In 1998, his work inspired PanCAN founder Pamela Acosta Marquardt to host the first “An Evening with the Stars” gala, with proceeds to benefit a lab he wanted to create at Johns Hopkins University – the first lab in the country dedicated to early detection research for pancreatic cancer.
Without that support, he said at the time, he may not have been able to get the lab off the ground. The gala gave him the funds he needed to set a research agenda and bring together a team.
Fast forward to 2013, when Dr. Goggins received one of the first $1 million Research Acceleration Network (RAN) Grants from PanCAN, established in memory of Skip Viragh, providing his lab with three years of funding to maintain and expand his work.
Now, nine years later as the Sol Goldman Professor of Pancreatic Cancer Research at Johns Hopkins Medicine, Dr. Goggins is a leader in the field. Over time, his research has continued to yield a better understanding of how to improve survival through early detection.
His lab’s most recent publication in the Journal of Clinical Oncology made news for its definitive findings: Regular screening of a high-risk population confers substantial survival benefits.
“The overall survival of patients who maintained surveillance recommendations, which is generally annual surveillance, was approximately 10 years,” he said. “Which really equates to long-term survival and hopefully – cured.”
The paper focuses on findings from the Cancer of Pancreas Screening 5 study, known as CAPS5. To enroll, individuals must have either a germline genetic mutation associated with higher risk of pancreatic cancer, such as BRCA 1 and 2 or PALB2, or at least one first-degree and one second-degree relative diagnosed with pancreatic cancer. There was also an age requirement. Participants went through annual surveillance to detect pancreatic cancer, either through endoscopic ultrasound or MRI.
The results were “dramatic” in terms of long-term survival benefit, said Dr. Goggins.
“The majority of patients who maintain surveillance were diagnosed with stage I disease. And indeed, in the CAPS5 study, that was more like three quarters,” he said. “Stage I disease does equate very well with long-term survival.”
CAPS5 has been enrolling participants since 2014 and it builds on four previous cohorts, CAPS1-CAPS4, that date back to 1998. That 20-plus years of data – including more than 1,700 participants – has yielded consistent findings: Routine screening of high-risk individuals results in a higher number stage I diagnoses as compared to those with no screening. This provides additional treatment options, leading to improved long-term survival.
These striking results are the product of decades of research.
“The CAPS study had a different goal when we started over 20 years ago,” said Dr. Goggins. “First, it was focused on whether you could even do early detection successfully in the highest risk people. And then, as we started to see benefits, we focused on how good the benefits were. Then we asked the question, ‘What is the best strategy?’”
Looking ahead, Dr. Goggins sees opportunities to dive more deeply into how to recognize high-risk individuals as well as get the word out about the importance of routine screening for this population.
“It’s a major effort over many years to try and identify who’s at risk and get them into these programs, whether it’s through genetic testing or family history,” he said. “I know PanCAN is a key player in that effort.”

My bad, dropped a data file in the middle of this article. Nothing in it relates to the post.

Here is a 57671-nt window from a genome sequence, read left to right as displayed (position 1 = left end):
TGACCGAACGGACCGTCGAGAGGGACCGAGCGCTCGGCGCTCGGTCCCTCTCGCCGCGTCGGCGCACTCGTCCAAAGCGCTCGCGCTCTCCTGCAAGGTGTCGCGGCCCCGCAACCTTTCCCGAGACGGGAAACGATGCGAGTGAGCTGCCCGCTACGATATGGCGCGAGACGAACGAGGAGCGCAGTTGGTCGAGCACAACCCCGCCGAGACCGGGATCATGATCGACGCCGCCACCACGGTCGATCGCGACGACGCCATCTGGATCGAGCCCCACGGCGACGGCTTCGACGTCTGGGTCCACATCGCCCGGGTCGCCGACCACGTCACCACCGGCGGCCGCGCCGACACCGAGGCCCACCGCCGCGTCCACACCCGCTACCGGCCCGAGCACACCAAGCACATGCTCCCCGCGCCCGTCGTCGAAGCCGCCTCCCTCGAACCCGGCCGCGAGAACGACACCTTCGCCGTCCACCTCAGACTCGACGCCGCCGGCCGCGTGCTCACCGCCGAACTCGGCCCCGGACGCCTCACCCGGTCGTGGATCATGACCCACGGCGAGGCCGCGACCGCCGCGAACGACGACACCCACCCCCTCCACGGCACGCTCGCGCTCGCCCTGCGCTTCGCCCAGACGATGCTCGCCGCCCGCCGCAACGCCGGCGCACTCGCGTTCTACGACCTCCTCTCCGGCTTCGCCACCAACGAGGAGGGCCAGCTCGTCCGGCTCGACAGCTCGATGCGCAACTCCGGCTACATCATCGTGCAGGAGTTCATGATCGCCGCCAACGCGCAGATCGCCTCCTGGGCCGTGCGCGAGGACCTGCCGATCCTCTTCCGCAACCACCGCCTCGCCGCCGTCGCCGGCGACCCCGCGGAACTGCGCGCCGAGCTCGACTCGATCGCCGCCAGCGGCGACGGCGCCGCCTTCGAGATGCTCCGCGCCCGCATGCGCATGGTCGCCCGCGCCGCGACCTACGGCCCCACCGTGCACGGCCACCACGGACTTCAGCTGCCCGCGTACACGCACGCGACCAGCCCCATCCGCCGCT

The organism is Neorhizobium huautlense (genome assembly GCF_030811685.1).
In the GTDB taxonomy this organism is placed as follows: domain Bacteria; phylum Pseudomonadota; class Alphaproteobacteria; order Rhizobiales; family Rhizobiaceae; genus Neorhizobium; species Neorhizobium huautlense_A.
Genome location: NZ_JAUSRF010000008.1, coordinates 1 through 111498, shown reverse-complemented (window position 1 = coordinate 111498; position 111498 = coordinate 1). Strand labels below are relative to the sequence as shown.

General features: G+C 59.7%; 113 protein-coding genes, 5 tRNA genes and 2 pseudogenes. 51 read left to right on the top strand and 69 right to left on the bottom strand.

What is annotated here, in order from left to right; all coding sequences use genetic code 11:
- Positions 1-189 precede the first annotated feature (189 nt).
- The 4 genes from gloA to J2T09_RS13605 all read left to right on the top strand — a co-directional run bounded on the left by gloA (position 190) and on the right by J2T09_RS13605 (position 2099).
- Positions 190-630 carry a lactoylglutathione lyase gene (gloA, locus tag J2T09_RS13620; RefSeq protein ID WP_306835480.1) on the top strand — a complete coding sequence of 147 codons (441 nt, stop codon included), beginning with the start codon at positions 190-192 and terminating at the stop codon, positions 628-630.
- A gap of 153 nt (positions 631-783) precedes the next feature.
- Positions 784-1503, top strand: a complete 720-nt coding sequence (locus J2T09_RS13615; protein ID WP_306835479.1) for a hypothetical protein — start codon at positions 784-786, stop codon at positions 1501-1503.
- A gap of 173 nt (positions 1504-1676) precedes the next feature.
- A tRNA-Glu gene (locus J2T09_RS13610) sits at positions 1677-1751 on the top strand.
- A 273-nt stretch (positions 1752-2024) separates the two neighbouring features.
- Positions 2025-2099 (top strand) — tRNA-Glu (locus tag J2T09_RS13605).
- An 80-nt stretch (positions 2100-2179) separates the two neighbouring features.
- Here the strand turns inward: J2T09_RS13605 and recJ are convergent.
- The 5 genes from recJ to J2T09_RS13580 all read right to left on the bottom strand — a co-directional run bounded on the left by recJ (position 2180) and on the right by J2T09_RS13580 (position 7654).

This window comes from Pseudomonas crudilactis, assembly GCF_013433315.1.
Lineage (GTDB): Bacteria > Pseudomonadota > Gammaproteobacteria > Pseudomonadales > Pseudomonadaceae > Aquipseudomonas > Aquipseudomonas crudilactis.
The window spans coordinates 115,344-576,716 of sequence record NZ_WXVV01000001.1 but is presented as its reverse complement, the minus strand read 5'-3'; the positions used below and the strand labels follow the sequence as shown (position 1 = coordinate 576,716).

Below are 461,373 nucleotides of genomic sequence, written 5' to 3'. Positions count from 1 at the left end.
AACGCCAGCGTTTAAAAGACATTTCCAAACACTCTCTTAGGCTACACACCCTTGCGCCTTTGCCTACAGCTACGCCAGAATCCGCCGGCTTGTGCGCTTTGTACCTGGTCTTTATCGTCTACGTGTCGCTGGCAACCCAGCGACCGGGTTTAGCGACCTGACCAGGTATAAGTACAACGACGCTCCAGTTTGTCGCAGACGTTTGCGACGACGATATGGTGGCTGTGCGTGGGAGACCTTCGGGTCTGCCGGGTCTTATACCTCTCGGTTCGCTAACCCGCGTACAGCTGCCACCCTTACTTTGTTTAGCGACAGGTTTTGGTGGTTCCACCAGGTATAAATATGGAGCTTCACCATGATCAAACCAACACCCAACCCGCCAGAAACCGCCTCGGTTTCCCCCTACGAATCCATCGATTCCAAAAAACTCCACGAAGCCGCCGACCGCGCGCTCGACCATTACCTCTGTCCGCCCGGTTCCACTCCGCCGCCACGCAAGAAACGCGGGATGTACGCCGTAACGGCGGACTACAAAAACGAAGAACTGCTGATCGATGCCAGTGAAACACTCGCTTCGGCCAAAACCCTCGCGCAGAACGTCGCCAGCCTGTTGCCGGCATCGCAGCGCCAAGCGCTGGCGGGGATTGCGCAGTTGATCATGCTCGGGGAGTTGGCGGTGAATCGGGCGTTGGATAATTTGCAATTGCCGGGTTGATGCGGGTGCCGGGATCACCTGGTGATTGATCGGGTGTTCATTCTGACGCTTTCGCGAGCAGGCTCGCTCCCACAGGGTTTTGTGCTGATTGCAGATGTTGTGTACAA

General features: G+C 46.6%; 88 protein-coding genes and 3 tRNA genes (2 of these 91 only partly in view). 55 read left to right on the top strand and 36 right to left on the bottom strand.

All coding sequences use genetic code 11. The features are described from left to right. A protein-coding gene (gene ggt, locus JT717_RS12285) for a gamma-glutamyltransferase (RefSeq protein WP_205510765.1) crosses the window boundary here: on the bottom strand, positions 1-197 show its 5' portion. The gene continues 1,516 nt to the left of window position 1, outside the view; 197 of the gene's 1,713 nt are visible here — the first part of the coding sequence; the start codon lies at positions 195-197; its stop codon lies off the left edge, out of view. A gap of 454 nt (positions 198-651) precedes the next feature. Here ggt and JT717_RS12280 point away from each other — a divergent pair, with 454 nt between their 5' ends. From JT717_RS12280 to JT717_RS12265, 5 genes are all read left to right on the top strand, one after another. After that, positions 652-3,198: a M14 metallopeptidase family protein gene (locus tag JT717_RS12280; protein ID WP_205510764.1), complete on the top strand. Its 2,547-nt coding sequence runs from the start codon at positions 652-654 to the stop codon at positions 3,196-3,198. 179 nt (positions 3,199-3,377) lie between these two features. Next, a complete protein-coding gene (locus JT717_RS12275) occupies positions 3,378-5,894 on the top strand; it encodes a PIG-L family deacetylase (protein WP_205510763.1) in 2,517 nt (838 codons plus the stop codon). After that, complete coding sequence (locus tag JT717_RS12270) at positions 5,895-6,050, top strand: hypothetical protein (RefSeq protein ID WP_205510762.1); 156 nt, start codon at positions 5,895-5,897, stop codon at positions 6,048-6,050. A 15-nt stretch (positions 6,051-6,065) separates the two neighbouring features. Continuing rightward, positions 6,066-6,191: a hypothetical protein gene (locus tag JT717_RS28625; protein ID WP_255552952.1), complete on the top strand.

He cites PanCAN’s Early Detection Initiative, which is focused on studying sudden-onset diabetes as a risk factor for pancreatic cancer, as one important study that aims to identify who among this group has pancreatic cancer.
One notable change over time: Dr. Goggins is buoyed by the uptick in individuals getting genetic testing to understand their inherited risk for pancreatic cancer.
“One of the trends that has occurred in recent years is a greater percentage of the CAPS study population, the people who are coming to see us, are coming with referrals because they have a germline mutation in one of the pancreatic cancer susceptibility genes,” he said. “Once upon a time, it was under a quarter, or under a third of who we had enrolled. Now, it’s basically approaching half.”
As these efforts yield more individuals looking for routine surveillance, one of the next challenges becomes justifying the tests to offset the costs to patients.
“We are now working with some of our advocates trying to get more uniform approval and insurance coverage for these kinds of tests because there’s a lot of need,” he said. “We’re hoping that these long-term studies will lead to accelerated progress.”
Another potential future study topic hinges on understanding why some high-risk individuals don’t continue with routine screening and what could be done to keep them engaged.
“We need to try and understand the barriers,” he said. “Why do some people drop off and what are those factors? What impacts compliance?”
He’s optimistic that progress will be made on all of these fronts in part because of the incredible network of researchers that has come together since the late 1990s. They’re focused on all aspects of the disease, driven in part by PanCAN’s investment in research funding, $174 million to date. He points to everything from the Career Developments Awards – important to build a pipeline of young researchers – to PanCAN’s annual Scientific Summit as key reasons why the field is now so robust.
“The field of pancreatic cancer research has exploded compared to when I was starting,” he said. “And the diversity of expertise that we can bring to a project, the number of disciplines and the number of investigators, makes it an exciting area to work in. We’re all trying to figure out the most important findings and translate them into patient care and patient advances. PanCAN has helped to do that, for sure.”